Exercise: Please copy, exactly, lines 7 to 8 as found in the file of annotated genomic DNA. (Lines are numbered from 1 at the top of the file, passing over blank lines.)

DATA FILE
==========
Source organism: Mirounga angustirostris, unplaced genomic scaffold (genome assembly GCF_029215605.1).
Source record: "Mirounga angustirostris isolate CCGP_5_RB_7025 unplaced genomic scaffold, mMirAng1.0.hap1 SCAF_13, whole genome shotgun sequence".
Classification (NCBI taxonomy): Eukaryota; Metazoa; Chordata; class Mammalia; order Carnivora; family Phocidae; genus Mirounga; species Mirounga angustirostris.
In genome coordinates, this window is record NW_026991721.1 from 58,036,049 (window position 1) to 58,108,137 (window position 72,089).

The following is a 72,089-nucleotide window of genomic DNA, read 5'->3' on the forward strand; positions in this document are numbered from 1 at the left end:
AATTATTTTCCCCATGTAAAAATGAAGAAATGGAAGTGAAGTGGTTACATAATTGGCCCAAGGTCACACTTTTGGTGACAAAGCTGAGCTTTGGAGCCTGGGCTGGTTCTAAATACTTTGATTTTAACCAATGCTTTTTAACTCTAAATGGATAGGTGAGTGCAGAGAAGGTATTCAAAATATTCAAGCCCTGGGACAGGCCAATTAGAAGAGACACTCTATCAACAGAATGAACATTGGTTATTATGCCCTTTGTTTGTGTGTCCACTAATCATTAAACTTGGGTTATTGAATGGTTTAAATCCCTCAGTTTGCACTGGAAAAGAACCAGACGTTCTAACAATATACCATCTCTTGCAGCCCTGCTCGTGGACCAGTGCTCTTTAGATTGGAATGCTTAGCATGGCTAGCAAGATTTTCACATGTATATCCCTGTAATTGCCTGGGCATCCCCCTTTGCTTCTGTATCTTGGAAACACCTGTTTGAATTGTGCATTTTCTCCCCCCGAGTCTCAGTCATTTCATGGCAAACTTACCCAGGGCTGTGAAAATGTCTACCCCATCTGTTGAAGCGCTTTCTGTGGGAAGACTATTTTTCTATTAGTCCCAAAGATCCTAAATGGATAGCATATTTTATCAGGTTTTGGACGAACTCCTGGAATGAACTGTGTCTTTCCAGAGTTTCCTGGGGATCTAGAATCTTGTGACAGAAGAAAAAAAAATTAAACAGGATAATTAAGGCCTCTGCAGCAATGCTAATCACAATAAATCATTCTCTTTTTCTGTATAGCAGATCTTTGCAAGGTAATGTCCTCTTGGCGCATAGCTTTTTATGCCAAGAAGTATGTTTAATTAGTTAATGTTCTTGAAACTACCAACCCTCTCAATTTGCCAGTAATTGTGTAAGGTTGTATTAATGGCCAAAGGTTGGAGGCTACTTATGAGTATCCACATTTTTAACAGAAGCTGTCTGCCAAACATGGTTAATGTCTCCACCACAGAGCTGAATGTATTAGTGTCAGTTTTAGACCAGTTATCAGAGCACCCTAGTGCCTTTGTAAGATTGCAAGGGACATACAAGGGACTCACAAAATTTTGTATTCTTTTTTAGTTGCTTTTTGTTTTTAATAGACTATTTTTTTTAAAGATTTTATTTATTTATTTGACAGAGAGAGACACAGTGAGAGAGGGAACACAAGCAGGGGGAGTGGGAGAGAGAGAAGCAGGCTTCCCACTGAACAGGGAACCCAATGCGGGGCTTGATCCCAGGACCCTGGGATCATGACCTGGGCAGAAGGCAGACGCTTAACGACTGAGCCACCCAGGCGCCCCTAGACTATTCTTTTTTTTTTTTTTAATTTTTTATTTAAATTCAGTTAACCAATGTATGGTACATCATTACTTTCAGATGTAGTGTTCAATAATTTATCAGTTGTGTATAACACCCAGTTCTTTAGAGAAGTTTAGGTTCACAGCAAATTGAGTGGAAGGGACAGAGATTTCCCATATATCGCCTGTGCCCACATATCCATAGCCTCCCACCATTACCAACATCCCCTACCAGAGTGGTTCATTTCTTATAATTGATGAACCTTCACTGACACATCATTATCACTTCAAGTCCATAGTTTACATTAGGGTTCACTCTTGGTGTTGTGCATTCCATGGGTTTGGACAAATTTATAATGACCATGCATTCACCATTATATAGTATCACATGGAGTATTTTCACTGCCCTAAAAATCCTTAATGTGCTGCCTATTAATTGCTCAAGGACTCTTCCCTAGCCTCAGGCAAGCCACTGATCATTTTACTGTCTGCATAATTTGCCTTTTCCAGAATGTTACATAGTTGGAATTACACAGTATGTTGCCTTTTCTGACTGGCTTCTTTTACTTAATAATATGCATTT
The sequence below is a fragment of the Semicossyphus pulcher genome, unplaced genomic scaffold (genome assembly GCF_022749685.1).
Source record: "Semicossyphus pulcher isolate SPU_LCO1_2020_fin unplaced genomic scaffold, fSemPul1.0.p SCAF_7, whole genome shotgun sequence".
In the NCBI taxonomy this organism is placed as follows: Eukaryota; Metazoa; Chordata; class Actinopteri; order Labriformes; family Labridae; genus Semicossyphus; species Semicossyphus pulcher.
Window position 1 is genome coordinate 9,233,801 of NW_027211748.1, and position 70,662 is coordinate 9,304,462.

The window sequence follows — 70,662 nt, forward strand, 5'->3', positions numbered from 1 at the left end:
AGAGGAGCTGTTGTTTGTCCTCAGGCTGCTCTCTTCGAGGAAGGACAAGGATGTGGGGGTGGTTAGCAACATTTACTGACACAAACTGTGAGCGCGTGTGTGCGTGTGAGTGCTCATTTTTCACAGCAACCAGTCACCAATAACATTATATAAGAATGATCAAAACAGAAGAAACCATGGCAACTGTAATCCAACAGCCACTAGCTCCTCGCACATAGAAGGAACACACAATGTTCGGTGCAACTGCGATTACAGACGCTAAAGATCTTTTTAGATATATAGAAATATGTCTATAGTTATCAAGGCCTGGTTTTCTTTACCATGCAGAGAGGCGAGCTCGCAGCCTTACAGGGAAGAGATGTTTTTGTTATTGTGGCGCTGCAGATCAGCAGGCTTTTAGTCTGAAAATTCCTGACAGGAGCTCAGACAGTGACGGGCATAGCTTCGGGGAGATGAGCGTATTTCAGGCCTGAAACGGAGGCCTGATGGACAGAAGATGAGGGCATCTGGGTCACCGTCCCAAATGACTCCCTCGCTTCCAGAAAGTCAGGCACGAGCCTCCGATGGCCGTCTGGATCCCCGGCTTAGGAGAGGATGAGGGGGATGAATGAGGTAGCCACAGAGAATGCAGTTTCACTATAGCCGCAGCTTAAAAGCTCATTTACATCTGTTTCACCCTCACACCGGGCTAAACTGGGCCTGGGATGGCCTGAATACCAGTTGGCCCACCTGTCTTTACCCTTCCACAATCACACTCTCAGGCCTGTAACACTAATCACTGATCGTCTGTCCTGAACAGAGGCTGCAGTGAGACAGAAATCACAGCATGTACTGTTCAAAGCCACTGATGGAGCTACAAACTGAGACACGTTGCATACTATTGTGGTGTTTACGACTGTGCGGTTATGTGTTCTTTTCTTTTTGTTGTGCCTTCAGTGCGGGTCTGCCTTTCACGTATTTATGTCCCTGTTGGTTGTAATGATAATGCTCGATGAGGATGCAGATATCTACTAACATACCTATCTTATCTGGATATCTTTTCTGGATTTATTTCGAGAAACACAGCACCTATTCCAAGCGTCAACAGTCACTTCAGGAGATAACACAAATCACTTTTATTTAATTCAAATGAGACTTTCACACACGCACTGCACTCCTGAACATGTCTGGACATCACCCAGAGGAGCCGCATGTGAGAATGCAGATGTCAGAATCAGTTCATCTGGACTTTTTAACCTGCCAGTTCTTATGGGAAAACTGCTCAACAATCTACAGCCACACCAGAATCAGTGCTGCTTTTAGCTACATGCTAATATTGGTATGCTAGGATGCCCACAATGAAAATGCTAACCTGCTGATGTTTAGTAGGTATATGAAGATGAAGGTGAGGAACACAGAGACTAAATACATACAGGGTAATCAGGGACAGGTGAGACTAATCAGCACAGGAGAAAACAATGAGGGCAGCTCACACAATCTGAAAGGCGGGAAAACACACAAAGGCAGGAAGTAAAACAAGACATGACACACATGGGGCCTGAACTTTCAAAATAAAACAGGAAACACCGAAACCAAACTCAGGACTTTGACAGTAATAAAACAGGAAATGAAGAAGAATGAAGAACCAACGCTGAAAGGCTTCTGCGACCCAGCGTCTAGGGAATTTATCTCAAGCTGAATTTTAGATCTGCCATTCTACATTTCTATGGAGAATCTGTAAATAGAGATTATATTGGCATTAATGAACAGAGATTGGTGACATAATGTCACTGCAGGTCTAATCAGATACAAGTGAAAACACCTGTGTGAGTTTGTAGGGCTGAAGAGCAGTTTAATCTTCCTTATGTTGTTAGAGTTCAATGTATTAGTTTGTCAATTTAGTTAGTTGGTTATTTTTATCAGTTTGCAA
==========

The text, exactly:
The sequence below is a fragment of the Semicossyphus pulcher genome, unplaced genomic scaffold (genome assembly GCF_022749685.1).
Source record: "Semicossyphus pulcher isolate SPU_LCO1_2020_fin unplaced genomic scaffold, fSemPul1.0.p SCAF_7, whole genome shotgun sequence".